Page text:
4

I have purchased this plan to make a friend's child a rocking horse chair.

chair

The photo appears to show the project made from pine. Although I do like the appearance in the photo, I'm worried that pine is too soft for this type of project. In your experience does pine hold up well for something like this?

3

The photo appears to show the project made from pine.

I'd say you're correct.

I'm worried that pine is too soft for this type of project. In your experience does pine hold up well for something like this?

While pine is soft, it's pretty well suited for projects that infants/toddlers use. These types of projects will see a lot of abuse just because they're used by little humans who have no concept of their own strength or of the value of things and have little spatial awareness. If they bash it around, no big deal, it's just pine.

If you use 2x pine stock, it should hold up just fine. You might have to make a few running repairs occasionally, but that would be expected in just about any toy made for a small child, regardless of the material.

Also, if your friend has wood floors (usually a hardwood like oak), pine won't scratch them as easily since it's much softer.

3

Pine is fine. As a piece of furniture for a young child, it will actually not get too much wear and tear. Pine will show wear from dents and scratches more often, but in general should endure for years. We have a pine dresser that was used by our children for decades and has held up pretty well. The wood has never split or splintered. Any surface imperfections accrued over the years seem to add to its dignity. On the other hand, such a fine design as this will easily become a family heirloom and a combination of attractive hardwoods might enhance its appearance.

Two suggestions to consider: First, the rockers and tail extend out without any support. Match the wood grain direction shown in the photo and keep the boards as wide/thick as possible to reduce the chance they could be snapped off. Second, if you do choose a hardwood check its toxicity online. Although most woods are safe they can be minor irritants for very sensitive people and some may have other risks. Also choose your finish carefully, little teeth may taste it. Look for a food safe finish.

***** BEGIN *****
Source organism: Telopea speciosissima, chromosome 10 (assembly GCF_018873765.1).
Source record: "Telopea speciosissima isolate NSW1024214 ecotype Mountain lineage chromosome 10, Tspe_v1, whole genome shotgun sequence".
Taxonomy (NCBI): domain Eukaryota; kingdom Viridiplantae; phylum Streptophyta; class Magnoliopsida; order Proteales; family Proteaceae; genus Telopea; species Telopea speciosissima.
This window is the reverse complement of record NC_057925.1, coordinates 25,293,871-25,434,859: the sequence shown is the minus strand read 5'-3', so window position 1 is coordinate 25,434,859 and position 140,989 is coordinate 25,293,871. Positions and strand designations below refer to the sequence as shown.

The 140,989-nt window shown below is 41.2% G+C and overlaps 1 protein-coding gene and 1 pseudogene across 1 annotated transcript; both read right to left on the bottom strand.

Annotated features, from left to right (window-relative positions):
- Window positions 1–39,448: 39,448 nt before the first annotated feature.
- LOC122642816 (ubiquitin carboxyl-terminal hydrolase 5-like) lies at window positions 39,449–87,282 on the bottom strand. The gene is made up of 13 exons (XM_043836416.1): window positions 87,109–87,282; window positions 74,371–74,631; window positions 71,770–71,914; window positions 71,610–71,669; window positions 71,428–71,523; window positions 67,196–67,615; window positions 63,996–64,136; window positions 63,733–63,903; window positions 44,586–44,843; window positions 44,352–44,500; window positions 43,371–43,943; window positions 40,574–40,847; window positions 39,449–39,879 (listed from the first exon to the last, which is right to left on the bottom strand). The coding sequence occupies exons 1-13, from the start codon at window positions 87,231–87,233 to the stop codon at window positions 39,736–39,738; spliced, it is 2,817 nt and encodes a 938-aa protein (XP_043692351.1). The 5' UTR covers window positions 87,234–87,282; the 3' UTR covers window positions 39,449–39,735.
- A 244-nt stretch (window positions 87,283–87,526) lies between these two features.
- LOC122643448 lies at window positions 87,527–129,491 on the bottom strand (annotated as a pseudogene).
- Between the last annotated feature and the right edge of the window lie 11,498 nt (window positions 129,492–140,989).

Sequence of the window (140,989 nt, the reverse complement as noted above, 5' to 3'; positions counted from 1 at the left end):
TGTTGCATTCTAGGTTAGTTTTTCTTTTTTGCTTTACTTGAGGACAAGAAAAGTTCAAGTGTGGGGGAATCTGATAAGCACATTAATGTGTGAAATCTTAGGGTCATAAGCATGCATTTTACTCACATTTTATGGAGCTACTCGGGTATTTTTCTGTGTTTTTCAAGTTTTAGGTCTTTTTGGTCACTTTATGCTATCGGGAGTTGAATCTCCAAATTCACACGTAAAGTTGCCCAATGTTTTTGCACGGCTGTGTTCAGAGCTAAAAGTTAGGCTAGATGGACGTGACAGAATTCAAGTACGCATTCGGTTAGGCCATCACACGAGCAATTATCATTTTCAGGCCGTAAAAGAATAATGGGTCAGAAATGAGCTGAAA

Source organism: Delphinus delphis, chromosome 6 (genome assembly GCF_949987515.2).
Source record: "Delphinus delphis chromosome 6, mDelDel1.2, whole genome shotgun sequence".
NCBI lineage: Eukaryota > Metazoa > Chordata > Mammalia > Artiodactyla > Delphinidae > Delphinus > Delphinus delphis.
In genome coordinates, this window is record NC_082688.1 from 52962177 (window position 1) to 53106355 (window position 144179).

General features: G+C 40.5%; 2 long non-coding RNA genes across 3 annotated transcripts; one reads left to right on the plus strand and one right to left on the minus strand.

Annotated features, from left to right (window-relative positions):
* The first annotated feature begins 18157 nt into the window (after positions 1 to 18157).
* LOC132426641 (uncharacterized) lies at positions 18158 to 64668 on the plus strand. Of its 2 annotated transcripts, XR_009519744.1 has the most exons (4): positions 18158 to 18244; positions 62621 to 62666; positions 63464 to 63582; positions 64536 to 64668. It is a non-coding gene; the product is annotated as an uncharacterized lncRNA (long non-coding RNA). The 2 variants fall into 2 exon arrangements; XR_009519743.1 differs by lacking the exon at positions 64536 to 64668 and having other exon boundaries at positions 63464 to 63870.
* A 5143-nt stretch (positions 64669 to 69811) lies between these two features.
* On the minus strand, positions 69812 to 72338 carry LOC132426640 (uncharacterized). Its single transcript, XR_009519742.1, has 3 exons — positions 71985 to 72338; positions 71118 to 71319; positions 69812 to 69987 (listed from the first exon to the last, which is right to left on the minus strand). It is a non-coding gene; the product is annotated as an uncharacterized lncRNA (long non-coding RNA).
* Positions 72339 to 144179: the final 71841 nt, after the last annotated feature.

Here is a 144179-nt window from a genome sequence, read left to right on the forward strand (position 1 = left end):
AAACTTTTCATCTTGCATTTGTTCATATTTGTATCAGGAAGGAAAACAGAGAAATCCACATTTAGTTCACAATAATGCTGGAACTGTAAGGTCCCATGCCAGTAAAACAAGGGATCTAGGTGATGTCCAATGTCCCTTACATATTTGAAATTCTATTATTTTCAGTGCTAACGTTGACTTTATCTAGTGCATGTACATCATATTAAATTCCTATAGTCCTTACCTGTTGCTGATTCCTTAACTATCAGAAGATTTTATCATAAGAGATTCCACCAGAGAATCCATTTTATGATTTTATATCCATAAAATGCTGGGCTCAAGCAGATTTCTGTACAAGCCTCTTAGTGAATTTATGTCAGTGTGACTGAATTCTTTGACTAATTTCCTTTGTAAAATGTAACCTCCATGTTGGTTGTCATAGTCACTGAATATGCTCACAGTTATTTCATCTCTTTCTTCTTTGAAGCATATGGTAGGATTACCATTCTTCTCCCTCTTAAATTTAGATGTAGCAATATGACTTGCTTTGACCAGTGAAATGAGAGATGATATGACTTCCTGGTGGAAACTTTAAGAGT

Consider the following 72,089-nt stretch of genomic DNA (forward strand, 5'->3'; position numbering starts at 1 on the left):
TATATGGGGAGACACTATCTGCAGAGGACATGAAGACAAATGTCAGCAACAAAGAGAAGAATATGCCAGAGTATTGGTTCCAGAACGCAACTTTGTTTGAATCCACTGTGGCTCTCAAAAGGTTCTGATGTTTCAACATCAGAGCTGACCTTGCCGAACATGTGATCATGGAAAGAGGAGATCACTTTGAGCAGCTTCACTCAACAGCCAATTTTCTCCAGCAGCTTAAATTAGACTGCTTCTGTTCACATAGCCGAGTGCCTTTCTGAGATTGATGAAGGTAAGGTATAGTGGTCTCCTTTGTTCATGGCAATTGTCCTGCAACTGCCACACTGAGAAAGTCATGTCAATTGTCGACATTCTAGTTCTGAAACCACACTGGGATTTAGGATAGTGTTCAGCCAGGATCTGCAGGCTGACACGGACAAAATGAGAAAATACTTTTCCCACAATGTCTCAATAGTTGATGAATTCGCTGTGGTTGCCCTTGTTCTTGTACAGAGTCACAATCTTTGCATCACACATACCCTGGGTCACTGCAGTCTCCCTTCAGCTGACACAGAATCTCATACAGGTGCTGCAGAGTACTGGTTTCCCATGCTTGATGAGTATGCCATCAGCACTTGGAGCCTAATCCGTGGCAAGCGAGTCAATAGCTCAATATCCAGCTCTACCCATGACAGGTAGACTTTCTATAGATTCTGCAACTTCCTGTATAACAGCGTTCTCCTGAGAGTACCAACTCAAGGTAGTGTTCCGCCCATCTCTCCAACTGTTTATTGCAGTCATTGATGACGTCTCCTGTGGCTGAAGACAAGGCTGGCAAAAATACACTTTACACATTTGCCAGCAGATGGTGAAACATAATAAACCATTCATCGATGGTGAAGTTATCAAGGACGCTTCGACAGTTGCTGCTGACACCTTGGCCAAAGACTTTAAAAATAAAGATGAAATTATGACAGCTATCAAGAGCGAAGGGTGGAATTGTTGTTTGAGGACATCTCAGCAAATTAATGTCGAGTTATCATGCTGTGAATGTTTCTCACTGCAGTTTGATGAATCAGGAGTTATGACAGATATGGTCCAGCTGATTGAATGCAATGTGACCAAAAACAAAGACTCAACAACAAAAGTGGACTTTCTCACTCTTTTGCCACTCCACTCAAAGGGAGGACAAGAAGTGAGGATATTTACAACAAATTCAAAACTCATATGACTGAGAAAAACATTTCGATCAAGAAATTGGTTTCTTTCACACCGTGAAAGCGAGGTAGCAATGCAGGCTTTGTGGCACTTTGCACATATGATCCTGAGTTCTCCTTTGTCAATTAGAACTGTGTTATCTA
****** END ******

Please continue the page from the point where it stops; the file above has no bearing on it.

• +1 for the point about the kid trying to eat the finish. – grfrazee Mar 16 '16 at 14:41
  • Re. the possibility of the child chewing on the finish, people disagree on this — a lot LOL — but all cured finishes can be considered safe to ingest in very small quantities as once fully cured they are quite inert. One of the best assurances of this is what the FDA pass for direct food contact (food-preparation surfaces) which includes basically any wood finish worth noting. – Graphus Mar 16 '16 at 15:12
  • I forgot to mention that if you shop for the widest available pine boards (2x10 or 2x12) at the home store you will find that the wood is often very clear. With a little careful selection It is possible to build the entire thing without any knots. – Ashlar Mar 16 '16 at 17:07
  • 1
    I grew up with lead-painted window sills and it didn't affect me none! affect me none. affect me none. affect me none... twitch :) – FreeMan Mar 17 '16 at 13:15

Your Answer

By clicking “Post Your Answer”, you agree to our terms of service, privacy policy and cookie policy

Not the answer you're looking for? Browse other questions tagged or ask your own question.